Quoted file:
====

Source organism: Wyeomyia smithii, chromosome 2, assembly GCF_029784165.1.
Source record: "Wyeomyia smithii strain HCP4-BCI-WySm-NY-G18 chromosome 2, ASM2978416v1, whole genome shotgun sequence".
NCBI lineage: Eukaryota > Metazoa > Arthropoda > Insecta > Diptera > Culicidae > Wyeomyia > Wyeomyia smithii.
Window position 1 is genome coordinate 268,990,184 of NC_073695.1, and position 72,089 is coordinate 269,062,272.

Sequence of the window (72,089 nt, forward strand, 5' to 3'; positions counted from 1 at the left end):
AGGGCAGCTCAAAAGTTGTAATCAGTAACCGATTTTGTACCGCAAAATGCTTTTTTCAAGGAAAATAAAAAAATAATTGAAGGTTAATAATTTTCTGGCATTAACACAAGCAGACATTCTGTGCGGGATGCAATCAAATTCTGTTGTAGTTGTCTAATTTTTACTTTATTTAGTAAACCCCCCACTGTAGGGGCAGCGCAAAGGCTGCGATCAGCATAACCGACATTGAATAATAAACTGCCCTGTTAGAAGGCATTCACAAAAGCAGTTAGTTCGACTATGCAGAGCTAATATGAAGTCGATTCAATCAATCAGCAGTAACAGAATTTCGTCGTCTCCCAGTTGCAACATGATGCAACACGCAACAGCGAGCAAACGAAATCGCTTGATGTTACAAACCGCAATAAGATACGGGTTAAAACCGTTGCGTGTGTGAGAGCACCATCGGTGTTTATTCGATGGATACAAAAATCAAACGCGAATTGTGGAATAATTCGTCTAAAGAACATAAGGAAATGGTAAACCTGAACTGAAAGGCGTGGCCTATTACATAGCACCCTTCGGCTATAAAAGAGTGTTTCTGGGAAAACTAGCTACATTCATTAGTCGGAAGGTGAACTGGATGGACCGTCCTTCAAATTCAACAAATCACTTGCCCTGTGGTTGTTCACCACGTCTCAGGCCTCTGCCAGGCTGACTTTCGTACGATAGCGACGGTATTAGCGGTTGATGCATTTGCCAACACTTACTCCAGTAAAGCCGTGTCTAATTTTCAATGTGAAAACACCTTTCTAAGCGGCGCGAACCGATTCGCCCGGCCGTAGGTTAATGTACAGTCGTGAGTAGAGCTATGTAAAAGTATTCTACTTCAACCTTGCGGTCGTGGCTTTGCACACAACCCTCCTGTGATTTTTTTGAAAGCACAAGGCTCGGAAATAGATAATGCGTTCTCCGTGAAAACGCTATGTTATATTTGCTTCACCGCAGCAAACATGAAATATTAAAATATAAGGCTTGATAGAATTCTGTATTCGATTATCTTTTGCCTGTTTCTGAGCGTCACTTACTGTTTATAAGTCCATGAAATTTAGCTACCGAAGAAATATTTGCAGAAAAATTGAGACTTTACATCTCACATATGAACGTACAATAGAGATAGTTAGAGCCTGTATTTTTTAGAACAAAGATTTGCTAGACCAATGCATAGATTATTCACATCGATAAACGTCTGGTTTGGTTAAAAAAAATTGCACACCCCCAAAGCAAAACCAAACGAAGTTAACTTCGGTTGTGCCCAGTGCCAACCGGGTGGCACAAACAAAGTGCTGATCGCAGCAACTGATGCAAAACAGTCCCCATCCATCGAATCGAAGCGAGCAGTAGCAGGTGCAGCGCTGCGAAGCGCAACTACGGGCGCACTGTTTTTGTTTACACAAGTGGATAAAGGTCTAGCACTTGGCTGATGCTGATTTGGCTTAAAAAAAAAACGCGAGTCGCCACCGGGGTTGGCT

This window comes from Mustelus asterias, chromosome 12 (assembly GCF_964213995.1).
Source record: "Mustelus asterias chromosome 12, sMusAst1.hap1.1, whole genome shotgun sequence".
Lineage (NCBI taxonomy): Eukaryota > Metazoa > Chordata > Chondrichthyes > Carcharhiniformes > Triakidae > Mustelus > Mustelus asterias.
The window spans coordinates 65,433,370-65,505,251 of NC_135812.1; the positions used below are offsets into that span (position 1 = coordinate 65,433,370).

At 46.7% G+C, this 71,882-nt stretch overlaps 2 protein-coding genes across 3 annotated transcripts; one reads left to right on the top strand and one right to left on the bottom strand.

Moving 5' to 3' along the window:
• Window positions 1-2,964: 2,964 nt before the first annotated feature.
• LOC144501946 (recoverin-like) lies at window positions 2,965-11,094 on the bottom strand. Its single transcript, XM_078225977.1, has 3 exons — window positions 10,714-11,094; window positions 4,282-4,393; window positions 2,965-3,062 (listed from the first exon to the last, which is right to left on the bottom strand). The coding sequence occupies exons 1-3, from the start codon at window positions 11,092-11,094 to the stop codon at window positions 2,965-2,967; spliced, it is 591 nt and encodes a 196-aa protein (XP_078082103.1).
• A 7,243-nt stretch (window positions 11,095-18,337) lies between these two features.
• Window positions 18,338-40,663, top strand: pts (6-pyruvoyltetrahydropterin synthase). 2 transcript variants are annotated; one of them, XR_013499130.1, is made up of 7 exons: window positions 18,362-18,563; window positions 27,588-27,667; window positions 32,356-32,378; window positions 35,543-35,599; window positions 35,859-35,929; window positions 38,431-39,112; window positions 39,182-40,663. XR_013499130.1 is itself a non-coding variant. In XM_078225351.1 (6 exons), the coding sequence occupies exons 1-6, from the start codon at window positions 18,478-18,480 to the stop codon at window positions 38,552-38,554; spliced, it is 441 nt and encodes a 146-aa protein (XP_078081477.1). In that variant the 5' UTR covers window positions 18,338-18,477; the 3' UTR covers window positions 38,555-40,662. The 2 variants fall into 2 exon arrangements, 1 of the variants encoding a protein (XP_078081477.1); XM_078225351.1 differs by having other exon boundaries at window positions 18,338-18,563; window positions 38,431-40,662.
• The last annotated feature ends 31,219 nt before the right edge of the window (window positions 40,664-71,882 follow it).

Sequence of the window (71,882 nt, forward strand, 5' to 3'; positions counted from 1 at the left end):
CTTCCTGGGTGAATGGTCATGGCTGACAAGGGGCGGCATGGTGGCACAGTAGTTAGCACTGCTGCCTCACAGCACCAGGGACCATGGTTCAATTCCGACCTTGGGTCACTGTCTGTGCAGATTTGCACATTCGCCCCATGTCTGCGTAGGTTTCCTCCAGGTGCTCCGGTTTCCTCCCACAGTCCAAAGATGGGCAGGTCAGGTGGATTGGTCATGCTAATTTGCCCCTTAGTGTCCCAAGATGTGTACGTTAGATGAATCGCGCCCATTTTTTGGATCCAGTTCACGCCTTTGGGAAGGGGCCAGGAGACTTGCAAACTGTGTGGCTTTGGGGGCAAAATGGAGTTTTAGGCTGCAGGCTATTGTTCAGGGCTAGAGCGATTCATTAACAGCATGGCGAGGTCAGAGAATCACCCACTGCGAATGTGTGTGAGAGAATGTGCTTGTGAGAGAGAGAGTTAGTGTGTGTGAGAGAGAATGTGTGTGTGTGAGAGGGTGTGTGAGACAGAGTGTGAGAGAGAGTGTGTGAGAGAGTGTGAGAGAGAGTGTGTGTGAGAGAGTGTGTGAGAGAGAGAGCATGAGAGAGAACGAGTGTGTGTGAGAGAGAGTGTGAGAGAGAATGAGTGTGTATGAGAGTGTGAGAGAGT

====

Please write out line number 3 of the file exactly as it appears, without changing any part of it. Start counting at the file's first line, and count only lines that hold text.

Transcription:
NCBI lineage: Eukaryota > Metazoa > Arthropoda > Insecta > Diptera > Culicidae > Wyeomyia > Wyeomyia smithii.